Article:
The only true voyage of discovery, would be not to visit strange lands but to possess other eyes, to behold the universe through the eyes of another.” – Marcel Proust (Remembrance of Things Past)
I answered the first question [HERE]. This is my answer to the remaining two.
Before arriving at the main gate, I concluded my reasons for venturing onto the playan salt flat of northern Nevada were not that remarkable but quite common and inconsequential. They were To conquer; To discover; And, to reflect. The truth, however, turned much more profound. Unexpectedly so.
I cleared “customs,” rang the virgin bell, left my dust angel imprint on the dusty ground, and navigated the powder sand streets of Black Rock City. Being careful never to exceed the 5mph limit, I wandered the city of 70,000 global nomads. The third largest city in Nevada that hadn’t even existed seven days earlier. And would leave no trace of itself seven days from now. The scene felt ancient. It reminded me of my trips to Cairo. Of the Australian outback. The streets of Jerusalem. Jordan. Even the misty moors of Scotland. The expanse felt epic. Surreal. I found a little patch of dirt I would call home at the intersection of 5:30 and Kundalini. Stepping out of my dust covered car with my banana yellow Huffy bike in tow, I was greeted by more sand, wind, and oppressive heat. I took out my tent. Drilled a stake into the ground. And my journey began.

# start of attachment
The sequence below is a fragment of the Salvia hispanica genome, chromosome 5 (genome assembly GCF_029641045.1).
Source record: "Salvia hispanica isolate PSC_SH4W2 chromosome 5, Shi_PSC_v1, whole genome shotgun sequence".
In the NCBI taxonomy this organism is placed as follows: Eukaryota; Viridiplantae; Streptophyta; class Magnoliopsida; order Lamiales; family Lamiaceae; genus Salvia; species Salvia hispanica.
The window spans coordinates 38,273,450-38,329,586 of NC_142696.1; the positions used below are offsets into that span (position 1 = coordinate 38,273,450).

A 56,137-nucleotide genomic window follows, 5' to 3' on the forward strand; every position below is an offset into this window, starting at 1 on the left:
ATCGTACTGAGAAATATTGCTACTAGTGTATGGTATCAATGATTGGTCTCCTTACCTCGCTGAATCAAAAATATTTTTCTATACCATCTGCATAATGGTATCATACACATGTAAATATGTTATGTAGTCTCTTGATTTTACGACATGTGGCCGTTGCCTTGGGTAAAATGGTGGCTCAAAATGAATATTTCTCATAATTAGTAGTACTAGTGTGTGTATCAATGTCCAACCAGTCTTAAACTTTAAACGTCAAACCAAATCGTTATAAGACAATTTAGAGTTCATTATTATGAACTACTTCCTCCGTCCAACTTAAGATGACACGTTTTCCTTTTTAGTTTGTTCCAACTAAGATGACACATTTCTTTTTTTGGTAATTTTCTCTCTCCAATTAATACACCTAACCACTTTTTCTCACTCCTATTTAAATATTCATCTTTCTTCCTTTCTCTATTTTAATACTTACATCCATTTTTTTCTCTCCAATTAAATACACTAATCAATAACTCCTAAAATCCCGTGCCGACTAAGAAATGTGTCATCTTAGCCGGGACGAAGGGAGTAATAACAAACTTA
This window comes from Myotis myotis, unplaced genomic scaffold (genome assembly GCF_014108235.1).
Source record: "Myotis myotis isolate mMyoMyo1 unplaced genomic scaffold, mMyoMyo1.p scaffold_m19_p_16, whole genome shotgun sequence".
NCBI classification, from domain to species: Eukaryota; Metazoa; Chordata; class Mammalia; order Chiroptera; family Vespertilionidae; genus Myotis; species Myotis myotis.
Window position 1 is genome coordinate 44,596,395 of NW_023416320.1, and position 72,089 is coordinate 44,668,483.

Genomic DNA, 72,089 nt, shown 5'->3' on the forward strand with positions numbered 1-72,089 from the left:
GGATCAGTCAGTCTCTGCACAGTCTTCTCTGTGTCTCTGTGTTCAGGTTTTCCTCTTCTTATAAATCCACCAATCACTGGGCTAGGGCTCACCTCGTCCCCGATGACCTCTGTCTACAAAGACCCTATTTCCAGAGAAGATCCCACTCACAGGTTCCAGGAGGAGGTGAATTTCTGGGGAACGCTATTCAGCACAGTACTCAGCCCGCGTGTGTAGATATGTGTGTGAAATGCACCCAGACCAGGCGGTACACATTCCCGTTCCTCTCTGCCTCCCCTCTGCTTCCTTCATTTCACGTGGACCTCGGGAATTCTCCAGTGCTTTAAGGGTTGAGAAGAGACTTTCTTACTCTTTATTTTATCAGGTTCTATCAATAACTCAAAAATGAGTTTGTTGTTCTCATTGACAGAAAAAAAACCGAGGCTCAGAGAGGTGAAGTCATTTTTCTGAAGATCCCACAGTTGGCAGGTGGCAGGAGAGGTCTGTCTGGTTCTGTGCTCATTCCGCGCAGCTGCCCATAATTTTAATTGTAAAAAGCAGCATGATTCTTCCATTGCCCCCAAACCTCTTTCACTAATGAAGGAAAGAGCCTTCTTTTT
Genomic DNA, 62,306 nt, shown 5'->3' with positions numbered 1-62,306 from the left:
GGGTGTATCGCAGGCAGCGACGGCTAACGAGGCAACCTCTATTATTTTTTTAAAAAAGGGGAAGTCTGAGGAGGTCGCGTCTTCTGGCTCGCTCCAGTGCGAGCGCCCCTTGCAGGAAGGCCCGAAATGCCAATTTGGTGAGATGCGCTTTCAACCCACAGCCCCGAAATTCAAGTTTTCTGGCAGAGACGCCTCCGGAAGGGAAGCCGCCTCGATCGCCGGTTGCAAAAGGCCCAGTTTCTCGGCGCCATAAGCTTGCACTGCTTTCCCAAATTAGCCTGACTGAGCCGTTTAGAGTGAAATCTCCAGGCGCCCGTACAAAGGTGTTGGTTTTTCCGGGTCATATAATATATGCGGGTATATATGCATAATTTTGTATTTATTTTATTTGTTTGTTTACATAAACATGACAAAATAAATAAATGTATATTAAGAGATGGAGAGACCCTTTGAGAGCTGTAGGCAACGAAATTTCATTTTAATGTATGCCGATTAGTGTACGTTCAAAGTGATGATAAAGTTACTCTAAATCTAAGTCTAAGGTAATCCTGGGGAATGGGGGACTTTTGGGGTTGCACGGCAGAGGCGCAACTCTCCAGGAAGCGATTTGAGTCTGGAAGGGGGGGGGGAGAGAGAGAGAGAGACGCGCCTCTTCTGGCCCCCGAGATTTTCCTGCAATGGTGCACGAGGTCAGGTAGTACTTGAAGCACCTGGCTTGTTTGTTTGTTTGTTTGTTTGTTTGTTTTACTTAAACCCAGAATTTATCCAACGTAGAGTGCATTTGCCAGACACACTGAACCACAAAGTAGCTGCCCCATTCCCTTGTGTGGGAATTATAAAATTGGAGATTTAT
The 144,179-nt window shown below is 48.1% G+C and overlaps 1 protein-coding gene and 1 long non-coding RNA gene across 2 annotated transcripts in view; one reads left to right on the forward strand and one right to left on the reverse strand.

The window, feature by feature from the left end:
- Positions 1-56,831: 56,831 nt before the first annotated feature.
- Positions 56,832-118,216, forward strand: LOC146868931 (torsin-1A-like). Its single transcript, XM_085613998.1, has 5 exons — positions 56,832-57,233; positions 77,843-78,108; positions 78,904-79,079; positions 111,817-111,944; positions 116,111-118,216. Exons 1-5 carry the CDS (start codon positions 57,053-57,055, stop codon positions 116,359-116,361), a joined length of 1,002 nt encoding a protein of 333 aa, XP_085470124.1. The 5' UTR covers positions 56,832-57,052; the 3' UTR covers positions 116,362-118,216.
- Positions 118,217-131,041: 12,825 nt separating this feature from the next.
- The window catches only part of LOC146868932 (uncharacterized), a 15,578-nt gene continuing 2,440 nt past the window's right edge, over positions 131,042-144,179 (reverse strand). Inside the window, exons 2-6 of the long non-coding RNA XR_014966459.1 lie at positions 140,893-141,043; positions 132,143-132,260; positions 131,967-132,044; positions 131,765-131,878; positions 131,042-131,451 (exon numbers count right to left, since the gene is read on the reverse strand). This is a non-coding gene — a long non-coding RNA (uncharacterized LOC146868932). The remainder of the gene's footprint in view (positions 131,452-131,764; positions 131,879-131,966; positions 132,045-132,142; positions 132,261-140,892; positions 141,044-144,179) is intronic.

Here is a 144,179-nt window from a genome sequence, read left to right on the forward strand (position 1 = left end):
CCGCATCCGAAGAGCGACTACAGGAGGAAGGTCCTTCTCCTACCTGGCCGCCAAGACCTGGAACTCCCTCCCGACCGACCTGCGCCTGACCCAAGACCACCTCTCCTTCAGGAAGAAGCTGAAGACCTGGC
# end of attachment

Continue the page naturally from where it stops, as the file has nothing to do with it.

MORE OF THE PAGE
Begin By Deciding.
The first truth I discovered was that entering Black Rock City (BRC) on the playa wasn’t the beginning of the journey. It began by deciding to go 30 days earlier. The journey begins when we say yes. Pre-planning. Endless equipment updates. Each trip to Walmart. Turning off of interstate 80 east of Reno onto a 2 lane blacktop road at Wadsworth. There were so many benchmarks. So many fleeces. So many steps. But the experience is not in arriving…it is in deciding to arrive. Whatever steps we take in life, they’re necessary to reach the places we’ve first chosen to go.